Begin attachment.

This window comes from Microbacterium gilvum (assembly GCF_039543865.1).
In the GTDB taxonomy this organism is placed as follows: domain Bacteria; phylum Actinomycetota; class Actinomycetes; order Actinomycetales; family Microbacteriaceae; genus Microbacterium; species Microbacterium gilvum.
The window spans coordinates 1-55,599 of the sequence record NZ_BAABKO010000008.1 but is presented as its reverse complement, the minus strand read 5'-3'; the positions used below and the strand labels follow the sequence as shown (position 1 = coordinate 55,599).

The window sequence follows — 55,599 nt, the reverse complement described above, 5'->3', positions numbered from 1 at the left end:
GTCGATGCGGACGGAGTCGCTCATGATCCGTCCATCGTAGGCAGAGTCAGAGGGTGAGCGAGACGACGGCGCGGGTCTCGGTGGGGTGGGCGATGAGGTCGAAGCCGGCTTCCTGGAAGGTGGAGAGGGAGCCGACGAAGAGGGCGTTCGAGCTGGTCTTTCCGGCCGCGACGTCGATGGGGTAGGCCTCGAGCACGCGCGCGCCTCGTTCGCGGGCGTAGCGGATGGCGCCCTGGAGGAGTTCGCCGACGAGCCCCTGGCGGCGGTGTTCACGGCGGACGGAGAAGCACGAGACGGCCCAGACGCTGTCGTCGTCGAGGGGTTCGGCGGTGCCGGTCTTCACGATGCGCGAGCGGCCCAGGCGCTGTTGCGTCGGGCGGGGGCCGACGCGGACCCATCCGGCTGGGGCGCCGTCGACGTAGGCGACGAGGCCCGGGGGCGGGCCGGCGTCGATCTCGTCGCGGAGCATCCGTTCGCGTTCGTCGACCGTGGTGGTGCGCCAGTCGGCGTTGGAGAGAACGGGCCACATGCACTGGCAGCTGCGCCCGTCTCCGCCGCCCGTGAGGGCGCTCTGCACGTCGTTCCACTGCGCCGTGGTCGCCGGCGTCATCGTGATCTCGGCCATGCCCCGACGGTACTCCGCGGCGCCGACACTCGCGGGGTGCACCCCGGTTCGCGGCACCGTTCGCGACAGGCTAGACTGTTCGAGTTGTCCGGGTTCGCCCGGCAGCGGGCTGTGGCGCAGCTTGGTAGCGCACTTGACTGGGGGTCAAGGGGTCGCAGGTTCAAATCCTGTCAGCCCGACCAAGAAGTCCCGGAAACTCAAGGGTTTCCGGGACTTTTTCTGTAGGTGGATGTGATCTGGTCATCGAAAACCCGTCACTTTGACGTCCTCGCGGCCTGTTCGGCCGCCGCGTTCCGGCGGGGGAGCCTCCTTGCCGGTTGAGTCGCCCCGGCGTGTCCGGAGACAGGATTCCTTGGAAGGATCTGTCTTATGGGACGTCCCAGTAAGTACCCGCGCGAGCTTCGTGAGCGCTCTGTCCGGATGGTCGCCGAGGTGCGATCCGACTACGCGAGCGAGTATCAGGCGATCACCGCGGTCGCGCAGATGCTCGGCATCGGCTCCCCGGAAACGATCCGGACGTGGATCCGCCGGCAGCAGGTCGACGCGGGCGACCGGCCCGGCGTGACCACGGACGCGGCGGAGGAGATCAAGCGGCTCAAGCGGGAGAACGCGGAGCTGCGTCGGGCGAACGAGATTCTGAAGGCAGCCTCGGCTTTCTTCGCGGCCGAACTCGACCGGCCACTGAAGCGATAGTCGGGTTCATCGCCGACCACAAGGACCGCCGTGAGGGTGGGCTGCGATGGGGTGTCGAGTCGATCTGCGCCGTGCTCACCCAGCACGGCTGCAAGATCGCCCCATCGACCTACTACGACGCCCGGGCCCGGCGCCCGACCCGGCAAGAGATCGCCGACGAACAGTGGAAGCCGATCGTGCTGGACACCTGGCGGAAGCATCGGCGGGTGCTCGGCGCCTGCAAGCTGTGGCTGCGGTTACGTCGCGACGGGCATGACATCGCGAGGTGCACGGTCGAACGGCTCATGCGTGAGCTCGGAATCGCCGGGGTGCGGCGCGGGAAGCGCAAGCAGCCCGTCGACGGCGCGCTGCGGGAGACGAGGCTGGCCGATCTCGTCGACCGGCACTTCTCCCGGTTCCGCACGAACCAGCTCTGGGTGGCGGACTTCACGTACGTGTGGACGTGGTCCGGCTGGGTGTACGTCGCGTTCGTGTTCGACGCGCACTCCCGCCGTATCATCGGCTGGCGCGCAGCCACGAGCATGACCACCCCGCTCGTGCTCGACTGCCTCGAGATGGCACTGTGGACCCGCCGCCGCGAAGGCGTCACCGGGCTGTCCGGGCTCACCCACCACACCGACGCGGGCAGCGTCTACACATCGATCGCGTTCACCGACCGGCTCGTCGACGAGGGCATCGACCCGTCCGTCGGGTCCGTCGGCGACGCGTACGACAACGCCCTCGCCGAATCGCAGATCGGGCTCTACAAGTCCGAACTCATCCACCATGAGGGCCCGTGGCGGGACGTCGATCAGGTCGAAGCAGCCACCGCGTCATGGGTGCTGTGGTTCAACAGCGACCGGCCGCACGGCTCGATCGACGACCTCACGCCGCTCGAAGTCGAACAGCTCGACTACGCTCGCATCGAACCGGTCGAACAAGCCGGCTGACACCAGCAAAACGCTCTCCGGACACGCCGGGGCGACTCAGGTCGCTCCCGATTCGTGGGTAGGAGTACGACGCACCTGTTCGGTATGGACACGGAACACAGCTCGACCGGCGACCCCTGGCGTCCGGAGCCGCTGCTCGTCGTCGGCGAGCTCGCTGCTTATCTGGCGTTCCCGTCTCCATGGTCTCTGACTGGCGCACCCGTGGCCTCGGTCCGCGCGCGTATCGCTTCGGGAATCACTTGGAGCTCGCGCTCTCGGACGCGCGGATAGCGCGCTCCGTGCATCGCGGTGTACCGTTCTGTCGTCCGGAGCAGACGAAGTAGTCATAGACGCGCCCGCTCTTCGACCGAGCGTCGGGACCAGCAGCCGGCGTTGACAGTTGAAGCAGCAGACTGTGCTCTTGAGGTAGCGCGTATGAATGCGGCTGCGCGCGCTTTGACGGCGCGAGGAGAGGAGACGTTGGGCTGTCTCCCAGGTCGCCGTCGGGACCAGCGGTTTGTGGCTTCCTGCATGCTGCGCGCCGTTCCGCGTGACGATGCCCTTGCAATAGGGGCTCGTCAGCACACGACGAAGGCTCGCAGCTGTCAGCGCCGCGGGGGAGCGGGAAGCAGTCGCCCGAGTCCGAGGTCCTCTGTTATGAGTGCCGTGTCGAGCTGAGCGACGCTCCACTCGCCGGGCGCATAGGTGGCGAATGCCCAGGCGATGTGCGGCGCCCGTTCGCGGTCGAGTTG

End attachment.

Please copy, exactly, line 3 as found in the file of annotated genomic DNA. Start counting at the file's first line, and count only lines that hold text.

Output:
The window spans coordinates 1-55,599 of the sequence record NZ_BAABKO010000008.1 but is presented as its reverse complement, the minus strand read 5'-3'; the positions used below and the strand labels follow the sequence as shown (position 1 = coordinate 55,599).